It's a toll-free telephone consulting service that has been extremely successful in offering both low-tech and high-tech solutions to accommodate people with disabilities in the workplace.
Employers who have called JAN praise it for its commitment to common sense and cost effectiveness.
I wish I could say we have all the answers, but you and I both know that even the most sophisticated adaptive technology cannot solve all the problems of access.
The best way to solve access dilemmas is to build the solution into place from the get-go...
To plan during the design stage to provide access for users with a wide range of disabilities.
In the physical environment, accessibility standards for building construction ensure that people with disabilities can function in the same facilities as others.
For technology, the same principles of universal design are starting to be applied.
The underlying concept is the same; when access is addressed at the blue print or design stage, the additional costs are minimized and the benefits are maximized.
Universally designed technology is only beginning to be seen. Emerging information technologies, telecommunications and software generally are developed with little regard to their accessibility to people with disabilities.
Clearly, as our workplaces become more and more dependent on these technologies, it is increasingly crucial that universal design concepts are considered and applied.
Unfortunately, not only are appliances, software, information technologies, and telecommunications developed with little regard for accessibility, but employers are not building accessibility requirements into the specifications for the equipment, software and networks they procure. This must change.
Employers must keep the needs of a diverse workforce in mind. Insisting on universal design is a tangible expression of the policy and practice of inclusion.
And, as we have seen elsewhere, universal design almost invariably results in greater productivity, comfort, convenience and safety for all...... not just those with disabilities.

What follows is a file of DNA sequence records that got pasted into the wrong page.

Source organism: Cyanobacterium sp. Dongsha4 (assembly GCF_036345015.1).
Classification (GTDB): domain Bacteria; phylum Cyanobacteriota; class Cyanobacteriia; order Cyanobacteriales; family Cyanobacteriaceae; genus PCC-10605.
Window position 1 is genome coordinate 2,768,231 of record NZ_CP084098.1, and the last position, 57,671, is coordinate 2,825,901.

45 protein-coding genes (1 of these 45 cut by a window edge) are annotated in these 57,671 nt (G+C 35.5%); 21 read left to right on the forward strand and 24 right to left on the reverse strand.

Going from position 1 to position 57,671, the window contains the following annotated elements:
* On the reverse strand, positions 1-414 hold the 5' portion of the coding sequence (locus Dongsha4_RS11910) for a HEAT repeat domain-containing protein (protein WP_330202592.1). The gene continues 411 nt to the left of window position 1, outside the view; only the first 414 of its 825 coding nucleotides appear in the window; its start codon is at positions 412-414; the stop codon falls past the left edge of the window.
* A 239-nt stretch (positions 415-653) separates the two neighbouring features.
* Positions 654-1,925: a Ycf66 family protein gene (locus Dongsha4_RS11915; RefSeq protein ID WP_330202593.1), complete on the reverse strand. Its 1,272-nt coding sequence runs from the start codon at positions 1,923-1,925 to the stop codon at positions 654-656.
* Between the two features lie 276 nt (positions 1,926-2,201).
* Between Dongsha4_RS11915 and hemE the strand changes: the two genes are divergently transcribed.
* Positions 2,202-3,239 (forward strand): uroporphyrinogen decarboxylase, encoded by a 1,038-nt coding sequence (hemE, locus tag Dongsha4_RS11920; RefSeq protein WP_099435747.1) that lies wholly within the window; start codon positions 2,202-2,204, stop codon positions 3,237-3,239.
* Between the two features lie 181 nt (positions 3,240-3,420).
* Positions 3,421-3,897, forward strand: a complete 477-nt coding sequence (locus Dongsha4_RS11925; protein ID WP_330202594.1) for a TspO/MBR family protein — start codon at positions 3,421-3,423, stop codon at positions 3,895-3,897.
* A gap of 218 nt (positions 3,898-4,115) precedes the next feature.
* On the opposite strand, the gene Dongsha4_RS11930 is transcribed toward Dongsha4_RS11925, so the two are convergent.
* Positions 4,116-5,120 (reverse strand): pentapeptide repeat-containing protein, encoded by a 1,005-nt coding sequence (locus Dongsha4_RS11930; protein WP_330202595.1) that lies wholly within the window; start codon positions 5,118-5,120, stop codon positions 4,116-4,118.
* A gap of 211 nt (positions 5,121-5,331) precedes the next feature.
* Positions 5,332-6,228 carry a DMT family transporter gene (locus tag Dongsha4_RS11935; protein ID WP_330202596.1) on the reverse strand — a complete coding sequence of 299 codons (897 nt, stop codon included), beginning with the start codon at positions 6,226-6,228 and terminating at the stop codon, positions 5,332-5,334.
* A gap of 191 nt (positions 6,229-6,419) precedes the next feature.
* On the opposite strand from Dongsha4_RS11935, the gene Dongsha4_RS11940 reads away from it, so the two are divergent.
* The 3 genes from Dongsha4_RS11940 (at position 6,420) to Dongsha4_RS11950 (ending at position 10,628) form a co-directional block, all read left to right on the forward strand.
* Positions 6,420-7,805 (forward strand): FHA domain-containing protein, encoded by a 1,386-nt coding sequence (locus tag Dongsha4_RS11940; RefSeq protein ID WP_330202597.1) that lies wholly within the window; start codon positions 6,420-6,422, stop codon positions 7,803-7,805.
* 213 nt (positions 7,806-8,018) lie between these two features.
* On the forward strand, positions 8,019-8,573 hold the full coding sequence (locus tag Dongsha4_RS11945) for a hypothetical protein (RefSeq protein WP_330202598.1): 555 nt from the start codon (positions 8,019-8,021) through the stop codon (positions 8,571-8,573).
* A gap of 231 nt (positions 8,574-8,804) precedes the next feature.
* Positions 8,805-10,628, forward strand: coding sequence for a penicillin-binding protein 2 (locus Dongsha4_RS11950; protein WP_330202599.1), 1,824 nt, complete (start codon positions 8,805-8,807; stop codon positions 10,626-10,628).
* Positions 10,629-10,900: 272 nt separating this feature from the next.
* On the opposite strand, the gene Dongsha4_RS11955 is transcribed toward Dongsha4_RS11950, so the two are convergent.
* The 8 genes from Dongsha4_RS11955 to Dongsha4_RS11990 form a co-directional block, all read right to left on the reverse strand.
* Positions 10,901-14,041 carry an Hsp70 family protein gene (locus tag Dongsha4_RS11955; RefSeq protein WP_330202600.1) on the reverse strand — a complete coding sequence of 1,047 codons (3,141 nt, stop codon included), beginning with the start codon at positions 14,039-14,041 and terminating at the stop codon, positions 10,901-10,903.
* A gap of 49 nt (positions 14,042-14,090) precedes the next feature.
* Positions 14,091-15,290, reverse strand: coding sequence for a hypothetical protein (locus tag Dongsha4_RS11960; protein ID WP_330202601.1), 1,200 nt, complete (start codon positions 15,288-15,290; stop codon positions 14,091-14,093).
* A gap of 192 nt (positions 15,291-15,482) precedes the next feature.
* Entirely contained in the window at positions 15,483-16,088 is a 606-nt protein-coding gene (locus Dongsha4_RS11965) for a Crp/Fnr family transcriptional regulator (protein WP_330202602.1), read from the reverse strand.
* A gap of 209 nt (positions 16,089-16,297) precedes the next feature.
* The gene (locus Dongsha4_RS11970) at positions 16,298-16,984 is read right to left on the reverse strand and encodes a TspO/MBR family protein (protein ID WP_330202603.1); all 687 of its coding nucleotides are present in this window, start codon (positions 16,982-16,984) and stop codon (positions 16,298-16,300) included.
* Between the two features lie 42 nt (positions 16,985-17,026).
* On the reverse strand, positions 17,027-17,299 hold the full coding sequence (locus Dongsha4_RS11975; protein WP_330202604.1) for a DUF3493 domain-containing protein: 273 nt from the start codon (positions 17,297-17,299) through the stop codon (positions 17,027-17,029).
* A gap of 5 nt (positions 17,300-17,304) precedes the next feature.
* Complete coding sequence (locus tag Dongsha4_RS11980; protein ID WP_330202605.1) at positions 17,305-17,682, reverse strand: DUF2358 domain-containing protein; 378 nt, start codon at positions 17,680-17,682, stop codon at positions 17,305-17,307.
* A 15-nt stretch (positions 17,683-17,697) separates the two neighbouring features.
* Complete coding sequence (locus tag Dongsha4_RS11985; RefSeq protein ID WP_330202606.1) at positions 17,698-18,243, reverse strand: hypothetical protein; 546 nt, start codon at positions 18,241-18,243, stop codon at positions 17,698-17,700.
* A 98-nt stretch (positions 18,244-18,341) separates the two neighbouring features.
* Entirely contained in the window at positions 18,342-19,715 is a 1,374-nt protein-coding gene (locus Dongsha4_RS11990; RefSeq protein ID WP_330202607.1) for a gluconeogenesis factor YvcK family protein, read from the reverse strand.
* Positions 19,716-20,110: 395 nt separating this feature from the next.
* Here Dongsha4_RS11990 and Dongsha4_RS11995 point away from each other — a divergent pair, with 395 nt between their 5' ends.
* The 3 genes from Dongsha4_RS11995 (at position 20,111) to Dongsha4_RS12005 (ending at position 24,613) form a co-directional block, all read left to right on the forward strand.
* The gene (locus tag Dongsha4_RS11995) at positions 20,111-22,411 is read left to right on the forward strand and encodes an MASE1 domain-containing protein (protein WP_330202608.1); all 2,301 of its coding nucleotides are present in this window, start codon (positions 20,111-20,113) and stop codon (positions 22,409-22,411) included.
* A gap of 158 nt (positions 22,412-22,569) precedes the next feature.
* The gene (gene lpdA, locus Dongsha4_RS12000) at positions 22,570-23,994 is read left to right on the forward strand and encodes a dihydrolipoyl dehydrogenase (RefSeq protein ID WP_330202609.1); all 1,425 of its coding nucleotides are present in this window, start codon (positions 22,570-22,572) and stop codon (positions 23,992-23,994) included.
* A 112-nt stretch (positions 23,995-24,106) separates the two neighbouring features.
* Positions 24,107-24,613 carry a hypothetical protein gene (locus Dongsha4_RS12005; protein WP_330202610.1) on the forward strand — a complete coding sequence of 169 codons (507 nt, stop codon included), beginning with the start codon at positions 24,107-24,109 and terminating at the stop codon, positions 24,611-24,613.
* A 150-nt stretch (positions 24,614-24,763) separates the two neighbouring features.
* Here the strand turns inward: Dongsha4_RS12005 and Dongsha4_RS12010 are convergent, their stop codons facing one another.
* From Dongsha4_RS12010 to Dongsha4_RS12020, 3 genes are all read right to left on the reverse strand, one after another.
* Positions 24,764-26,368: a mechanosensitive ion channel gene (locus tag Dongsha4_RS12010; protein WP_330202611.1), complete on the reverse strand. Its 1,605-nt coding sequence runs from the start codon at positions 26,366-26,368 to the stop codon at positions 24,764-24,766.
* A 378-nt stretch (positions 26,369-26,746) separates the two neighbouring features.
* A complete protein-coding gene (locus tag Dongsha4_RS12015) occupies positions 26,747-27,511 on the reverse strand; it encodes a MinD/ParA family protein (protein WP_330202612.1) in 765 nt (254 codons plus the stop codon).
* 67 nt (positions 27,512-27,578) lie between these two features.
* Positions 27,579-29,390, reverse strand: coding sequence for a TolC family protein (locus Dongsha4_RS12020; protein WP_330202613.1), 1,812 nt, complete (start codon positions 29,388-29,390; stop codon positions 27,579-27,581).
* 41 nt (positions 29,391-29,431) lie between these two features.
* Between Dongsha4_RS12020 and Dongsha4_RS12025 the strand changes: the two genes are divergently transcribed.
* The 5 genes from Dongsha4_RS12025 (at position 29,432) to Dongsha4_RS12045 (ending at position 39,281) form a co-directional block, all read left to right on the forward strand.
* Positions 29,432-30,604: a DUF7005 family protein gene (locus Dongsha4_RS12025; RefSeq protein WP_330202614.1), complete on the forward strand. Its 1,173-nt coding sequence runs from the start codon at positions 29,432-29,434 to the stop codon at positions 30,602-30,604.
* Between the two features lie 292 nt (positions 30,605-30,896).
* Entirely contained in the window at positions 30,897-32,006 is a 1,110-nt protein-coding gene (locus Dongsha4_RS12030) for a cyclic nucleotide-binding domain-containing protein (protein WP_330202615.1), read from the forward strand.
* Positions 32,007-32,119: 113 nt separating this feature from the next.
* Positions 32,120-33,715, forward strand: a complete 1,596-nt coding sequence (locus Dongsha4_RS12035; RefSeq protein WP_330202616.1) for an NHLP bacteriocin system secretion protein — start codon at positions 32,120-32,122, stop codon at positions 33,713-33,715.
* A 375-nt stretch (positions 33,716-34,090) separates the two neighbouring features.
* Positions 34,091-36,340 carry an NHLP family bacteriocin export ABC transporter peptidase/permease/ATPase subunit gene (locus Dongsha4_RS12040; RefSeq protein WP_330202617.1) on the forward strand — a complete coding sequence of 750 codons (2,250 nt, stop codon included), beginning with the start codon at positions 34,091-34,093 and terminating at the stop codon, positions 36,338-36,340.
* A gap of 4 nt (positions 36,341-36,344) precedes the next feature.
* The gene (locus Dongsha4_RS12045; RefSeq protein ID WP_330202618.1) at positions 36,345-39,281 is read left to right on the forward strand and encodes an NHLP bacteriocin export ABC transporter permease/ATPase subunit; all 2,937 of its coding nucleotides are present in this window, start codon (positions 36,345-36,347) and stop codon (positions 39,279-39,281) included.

More should be done to encourage business, government agencies, educational institutions and other employers to build accessibility into the specifications for their software, hardware and networks.
That's why the President's Committee has launched an effort to promote the development, procurement and utilization of universally designed information technologies and telecommunications in the workplace.
To help us, we are forming a task force composed of:
Corporate executives from relevant industries -- such as long distance telephone companies, regional Bell operating companies, cable operators, cellular phone operators, television and radio networks, computer and other electronic appliance manufacturers, and software developers;
People with disabilities;
Appropriate government agencies, such as the FCC; and
Other entities involved in regulating, providing, or developing information technologies and telecommunications. Woody Kerkeslager, AT&T'S Vice President for Technology and Infrastructure, will head up the task force. We are very lucky and very proud to have Woody on our team.
Few people have as much knowledge and experience in the field of telecommunications. He is committed to ensuring that standards for technology are developed in a way that benefits people with disabilities. You will be hearing from Woody during this symposium, as well as from other experts in the field of information technology and telecommunications. As I said earlier, I am a product of a primitive era . . . before modems and microchips, before lasers and laptops, before computers and cloning. If you say "Dolly" to me, I think of the Broadway musical -- not molecular duplication or genetic experimentation.
But I am willing and able to learn. And that is what I am asking of all of you. Keep your minds open and come together to explore how to make current and future technology accessible to employees with disabilities. Technology has the power to be a liberating force in the workplace. We cannot afford to strive for anything less.